Maybe you were so desperate for a roommate that you accepted the first one who applied (avoid this!). Perhaps an old relationship went sour or a friendship fell apart. Or maybe you’re frankly just sick of looking at that bowl that’s been in the sink for the last two weeks. What was even in there?!
There are many situations in which one might find oneself wanting to replace one’s roommate. But, can it be done?
The million dollar question
Let’s cut right to the chase: is your roommate listed as a co-tenant on the lease? If the answer is yes, you unfortunately cannot evict him. When it comes to rental properties, the right to evict a tenant is reserved for the owner — that’s your landlord. If the issue is serious enough, you can try explaining it to your landlord, but chances are you’ll have to find a way to stick it out until the end of your lease period.
The alternative to this situation is having a roommate who is a subletter. If you are subleasing the apartment to your roommate — legally, of course — and have just cause, you may be able to begin an eviction process. I can’t stress enough how important it is to ensure that your roommate is an authorized tenant before you begin this process. In other words, your landlord is aware and has approved of the sublease. If you’re subleasing or sharing your apartment without your landlord’s permission, well, just don’t!
Start with a chat
Chances are if you’re reading this you’ve already tried asking nicely, but it’s still worth pointing out as a viable first option. Talking out the specific problem to try to find a solution could lead to a productive conversation that helps both of you understand each other a little bit better. One of three things will happen here: you’ll work it out and stick together (ideal), your roommate will agree that it’s time to leave (easy enough), or your roommate will disagree and you’ll perform a Google search that leads you to this blogpost (hey!).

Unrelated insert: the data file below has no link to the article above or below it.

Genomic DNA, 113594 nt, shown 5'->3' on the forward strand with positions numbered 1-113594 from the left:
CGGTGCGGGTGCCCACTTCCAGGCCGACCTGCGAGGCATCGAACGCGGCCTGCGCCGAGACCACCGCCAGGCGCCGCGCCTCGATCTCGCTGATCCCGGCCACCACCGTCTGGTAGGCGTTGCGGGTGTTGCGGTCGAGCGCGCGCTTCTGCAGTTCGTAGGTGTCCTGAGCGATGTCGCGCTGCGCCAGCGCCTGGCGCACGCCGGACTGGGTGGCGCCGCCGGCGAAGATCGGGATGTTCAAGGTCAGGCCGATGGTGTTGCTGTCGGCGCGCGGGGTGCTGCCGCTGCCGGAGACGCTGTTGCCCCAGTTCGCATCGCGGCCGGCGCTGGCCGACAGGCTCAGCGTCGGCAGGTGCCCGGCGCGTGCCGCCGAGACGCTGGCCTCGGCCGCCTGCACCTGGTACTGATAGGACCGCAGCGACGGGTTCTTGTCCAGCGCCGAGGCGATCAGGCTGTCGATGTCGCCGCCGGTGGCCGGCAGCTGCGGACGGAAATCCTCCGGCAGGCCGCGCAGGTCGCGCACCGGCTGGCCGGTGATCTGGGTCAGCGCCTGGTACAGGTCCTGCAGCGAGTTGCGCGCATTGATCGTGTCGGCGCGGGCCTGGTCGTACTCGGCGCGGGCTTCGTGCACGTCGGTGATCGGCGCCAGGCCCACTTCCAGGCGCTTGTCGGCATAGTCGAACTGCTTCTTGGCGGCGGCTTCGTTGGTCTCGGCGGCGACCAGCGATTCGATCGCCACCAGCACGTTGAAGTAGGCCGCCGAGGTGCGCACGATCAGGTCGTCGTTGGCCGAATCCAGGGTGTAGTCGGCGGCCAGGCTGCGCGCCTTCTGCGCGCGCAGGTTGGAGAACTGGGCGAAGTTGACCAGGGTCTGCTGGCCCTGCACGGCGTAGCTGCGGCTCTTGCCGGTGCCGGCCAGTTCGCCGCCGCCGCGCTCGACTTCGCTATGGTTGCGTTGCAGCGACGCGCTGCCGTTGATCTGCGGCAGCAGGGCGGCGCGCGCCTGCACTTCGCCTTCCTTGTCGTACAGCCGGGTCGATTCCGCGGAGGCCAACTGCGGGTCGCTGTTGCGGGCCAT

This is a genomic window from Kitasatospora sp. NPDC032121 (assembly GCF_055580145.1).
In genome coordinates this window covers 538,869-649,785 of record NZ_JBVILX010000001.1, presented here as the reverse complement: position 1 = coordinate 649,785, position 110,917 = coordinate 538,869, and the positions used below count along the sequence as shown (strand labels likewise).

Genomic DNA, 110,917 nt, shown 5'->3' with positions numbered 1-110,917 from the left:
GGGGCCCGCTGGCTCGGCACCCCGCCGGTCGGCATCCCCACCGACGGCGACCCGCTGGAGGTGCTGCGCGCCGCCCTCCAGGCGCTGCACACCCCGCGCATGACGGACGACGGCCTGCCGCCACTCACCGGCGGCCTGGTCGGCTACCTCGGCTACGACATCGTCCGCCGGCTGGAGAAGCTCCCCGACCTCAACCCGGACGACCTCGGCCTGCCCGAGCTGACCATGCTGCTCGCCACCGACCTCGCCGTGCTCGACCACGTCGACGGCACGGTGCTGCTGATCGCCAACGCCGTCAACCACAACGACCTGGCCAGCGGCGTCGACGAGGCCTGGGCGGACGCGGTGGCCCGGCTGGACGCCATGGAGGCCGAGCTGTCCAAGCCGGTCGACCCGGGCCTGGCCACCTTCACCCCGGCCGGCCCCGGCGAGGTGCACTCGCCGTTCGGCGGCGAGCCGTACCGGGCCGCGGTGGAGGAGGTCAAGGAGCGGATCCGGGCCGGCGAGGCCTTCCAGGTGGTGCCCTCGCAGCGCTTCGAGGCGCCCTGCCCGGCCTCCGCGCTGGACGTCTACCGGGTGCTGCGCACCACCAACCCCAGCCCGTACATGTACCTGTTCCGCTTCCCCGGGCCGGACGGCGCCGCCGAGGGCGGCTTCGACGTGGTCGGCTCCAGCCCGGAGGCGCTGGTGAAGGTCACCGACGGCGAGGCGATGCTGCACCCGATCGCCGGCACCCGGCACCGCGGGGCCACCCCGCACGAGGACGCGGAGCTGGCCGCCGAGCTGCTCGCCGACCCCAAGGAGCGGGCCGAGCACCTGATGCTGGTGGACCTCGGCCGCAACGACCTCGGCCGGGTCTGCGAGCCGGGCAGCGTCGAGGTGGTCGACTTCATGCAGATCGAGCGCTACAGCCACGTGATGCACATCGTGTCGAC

Check your state laws
Each state has a set of laws that control when a tenant can or cannot be legally evicted, as well as what’s required to do so. To see what these laws and processes are in your state, click here.
If all else fails…
While we highly encourage trying to work it out with your roommate, if the time comes for you to pick up and leave, here’s some information on breaking your lease before it ends.
Disclaimer: The information provided here is for informational purposes only. By using this free service, you agree to PadMapper’s terms and conditions. All PadBlogger content is provided on an “As Is” basis, without warranty, either expressed or implied, of any kind. While every effort is made to ensure that information contained within is correct, PadMapper does not guarantee the reliability or accuracy of any information provided and makes no representation or warranty about the content herein. Visitors should not substitute information on this website for personal legal advice. If you have a legal issue, you should seek legal counsel from an attorney in the state in which you reside.